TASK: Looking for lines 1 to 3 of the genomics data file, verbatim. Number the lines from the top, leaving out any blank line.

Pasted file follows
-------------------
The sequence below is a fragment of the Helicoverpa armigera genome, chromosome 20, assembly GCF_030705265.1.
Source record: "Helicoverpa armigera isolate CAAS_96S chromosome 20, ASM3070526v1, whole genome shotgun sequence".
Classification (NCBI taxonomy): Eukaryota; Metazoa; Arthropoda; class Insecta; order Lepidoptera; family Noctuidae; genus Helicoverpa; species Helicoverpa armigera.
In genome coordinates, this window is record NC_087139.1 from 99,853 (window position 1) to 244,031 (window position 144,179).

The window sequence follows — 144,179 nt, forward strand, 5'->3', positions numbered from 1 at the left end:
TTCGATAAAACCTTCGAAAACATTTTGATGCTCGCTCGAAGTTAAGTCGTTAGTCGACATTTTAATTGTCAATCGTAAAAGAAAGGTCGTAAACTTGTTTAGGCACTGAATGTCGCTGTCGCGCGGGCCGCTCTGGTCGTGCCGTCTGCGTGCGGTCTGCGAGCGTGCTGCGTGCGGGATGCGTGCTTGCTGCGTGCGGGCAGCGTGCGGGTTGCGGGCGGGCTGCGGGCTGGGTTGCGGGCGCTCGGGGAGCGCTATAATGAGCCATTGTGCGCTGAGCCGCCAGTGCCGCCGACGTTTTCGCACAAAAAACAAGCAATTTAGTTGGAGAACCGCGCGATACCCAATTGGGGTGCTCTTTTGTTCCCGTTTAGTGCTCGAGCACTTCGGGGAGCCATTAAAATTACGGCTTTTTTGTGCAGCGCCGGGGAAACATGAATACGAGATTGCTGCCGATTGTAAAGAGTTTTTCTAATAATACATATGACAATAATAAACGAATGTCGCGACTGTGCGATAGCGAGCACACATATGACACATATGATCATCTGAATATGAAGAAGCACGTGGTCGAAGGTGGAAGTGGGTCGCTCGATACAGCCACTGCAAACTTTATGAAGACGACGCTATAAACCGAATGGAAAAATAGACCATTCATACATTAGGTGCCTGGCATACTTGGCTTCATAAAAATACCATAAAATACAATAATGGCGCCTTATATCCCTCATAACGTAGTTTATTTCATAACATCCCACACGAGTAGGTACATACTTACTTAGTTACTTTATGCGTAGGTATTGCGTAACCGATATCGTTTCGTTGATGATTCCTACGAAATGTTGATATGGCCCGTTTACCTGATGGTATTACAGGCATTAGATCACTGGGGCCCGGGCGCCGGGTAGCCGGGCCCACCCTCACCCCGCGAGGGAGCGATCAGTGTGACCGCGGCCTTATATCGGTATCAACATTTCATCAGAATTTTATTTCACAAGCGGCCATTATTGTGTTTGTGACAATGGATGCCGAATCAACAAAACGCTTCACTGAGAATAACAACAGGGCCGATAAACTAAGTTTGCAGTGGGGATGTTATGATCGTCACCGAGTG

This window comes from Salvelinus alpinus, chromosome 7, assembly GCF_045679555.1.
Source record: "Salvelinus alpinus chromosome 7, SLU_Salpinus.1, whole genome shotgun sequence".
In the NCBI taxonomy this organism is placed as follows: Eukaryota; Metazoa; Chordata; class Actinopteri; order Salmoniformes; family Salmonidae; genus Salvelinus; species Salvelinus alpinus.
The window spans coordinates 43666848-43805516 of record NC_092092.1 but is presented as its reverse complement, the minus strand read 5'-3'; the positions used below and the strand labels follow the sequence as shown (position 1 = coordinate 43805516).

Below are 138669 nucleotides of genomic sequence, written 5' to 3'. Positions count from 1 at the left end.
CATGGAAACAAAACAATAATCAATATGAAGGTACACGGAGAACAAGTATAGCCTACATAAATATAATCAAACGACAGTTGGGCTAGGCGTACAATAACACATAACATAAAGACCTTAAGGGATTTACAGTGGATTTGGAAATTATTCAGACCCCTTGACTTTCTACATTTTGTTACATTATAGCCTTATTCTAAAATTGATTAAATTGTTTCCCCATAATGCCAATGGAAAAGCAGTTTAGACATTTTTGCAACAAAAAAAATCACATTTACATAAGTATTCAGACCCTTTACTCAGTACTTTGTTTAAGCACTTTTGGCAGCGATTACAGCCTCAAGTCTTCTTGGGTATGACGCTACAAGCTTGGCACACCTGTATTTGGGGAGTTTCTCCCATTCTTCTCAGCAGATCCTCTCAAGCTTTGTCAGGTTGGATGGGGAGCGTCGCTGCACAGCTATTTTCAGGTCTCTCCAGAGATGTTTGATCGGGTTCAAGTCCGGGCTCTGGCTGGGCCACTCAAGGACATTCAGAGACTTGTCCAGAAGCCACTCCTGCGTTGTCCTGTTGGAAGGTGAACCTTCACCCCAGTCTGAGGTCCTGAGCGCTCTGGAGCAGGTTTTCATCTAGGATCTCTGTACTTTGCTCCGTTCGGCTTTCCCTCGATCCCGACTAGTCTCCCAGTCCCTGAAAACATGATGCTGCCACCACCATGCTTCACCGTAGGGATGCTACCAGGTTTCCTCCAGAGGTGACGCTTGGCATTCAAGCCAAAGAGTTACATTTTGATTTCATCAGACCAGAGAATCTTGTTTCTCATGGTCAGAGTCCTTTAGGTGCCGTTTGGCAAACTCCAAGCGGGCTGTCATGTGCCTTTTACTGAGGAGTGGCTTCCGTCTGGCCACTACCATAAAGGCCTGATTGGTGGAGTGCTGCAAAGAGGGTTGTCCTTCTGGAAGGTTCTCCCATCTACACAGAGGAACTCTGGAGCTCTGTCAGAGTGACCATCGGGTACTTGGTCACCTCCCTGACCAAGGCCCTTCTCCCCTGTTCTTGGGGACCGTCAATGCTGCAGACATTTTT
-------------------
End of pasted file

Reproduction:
The sequence below is a fragment of the Helicoverpa armigera genome, chromosome 20, assembly GCF_030705265.1.
Source record: "Helicoverpa armigera isolate CAAS_96S chromosome 20, ASM3070526v1, whole genome shotgun sequence".
Classification (NCBI taxonomy): Eukaryota; Metazoa; Arthropoda; class Insecta; order Lepidoptera; family Noctuidae; genus Helicoverpa; species Helicoverpa armigera.